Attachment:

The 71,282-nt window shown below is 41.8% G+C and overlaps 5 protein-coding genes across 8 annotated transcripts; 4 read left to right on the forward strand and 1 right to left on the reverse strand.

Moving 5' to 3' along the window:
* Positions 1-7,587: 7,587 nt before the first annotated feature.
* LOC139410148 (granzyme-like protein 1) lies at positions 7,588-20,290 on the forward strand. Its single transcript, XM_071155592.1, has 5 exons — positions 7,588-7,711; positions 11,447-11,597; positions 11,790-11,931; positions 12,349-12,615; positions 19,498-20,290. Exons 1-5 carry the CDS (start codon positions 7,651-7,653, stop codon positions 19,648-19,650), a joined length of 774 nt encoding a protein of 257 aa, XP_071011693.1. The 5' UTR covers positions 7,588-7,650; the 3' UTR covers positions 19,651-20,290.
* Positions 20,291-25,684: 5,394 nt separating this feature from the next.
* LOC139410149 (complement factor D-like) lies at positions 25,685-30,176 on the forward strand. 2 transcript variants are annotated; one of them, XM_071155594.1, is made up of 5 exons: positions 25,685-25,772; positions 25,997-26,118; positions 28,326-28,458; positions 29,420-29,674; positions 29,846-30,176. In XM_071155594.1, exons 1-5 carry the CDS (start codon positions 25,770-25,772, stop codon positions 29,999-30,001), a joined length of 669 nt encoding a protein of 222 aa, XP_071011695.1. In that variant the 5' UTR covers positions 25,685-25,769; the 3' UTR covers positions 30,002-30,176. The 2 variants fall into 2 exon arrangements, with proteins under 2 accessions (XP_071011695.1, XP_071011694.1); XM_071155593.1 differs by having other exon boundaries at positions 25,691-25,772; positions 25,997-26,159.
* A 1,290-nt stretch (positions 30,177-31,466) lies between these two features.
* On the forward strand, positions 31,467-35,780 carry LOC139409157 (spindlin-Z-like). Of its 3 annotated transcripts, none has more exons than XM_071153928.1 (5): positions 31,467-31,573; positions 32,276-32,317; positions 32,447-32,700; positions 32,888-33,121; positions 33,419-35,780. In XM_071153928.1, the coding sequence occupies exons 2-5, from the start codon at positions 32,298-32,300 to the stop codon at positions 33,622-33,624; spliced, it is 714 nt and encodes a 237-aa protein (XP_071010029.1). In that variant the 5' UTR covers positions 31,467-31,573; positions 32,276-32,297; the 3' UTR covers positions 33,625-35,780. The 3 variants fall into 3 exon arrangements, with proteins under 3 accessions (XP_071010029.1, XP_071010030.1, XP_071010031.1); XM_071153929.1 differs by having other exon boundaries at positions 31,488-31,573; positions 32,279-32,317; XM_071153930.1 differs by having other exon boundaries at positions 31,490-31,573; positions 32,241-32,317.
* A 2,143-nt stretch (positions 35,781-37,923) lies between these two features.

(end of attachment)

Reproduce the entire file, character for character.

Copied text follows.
The 71,282-nt window shown below is 41.8% G+C and overlaps 5 protein-coding genes across 8 annotated transcripts; 4 read left to right on the forward strand and 1 right to left on the reverse strand.

Moving 5' to 3' along the window:
* Positions 1-7,587: 7,587 nt before the first annotated feature.
* LOC139410148 (granzyme-like protein 1) lies at positions 7,588-20,290 on the forward strand. Its single transcript, XM_071155592.1, has 5 exons — positions 7,588-7,711; positions 11,447-11,597; positions 11,790-11,931; positions 12,349-12,615; positions 19,498-20,290. Exons 1-5 carry the CDS (start codon positions 7,651-7,653, stop codon positions 19,648-19,650), a joined length of 774 nt encoding a protein of 257 aa, XP_071011693.1. The 5' UTR covers positions 7,588-7,650; the 3' UTR covers positions 19,651-20,290.
* Positions 20,291-25,684: 5,394 nt separating this feature from the next.
* LOC139410149 (complement factor D-like) lies at positions 25,685-30,176 on the forward strand. 2 transcript variants are annotated; one of them, XM_071155594.1, is made up of 5 exons: positions 25,685-25,772; positions 25,997-26,118; positions 28,326-28,458; positions 29,420-29,674; positions 29,846-30,176. In XM_071155594.1, exons 1-5 carry the CDS (start codon positions 25,770-25,772, stop codon positions 29,999-30,001), a joined length of 669 nt encoding a protein of 222 aa, XP_071011695.1. In that variant the 5' UTR covers positions 25,685-25,769; the 3' UTR covers positions 30,002-30,176. The 2 variants fall into 2 exon arrangements, with proteins under 2 accessions (XP_071011695.1, XP_071011694.1); XM_071155593.1 differs by having other exon boundaries at positions 25,691-25,772; positions 25,997-26,159.
* A 1,290-nt stretch (positions 30,177-31,466) lies between these two features.
* On the forward strand, positions 31,467-35,780 carry LOC139409157 (spindlin-Z-like). Of its 3 annotated transcripts, none has more exons than XM_071153928.1 (5): positions 31,467-31,573; positions 32,276-32,317; positions 32,447-32,700; positions 32,888-33,121; positions 33,419-35,780. In XM_071153928.1, the coding sequence occupies exons 2-5, from the start codon at positions 32,298-32,300 to the stop codon at positions 33,622-33,624; spliced, it is 714 nt and encodes a 237-aa protein (XP_071010029.1). In that variant the 5' UTR covers positions 31,467-31,573; positions 32,276-32,297; the 3' UTR covers positions 33,625-35,780. The 3 variants fall into 3 exon arrangements, with proteins under 3 accessions (XP_071010029.1, XP_071010030.1, XP_071010031.1); XM_071153929.1 differs by having other exon boundaries at positions 31,488-31,573; positions 32,279-32,317; XM_071153930.1 differs by having other exon boundaries at positions 31,490-31,573; positions 32,241-32,317.
* A 2,143-nt stretch (positions 35,781-37,923) lies between these two features.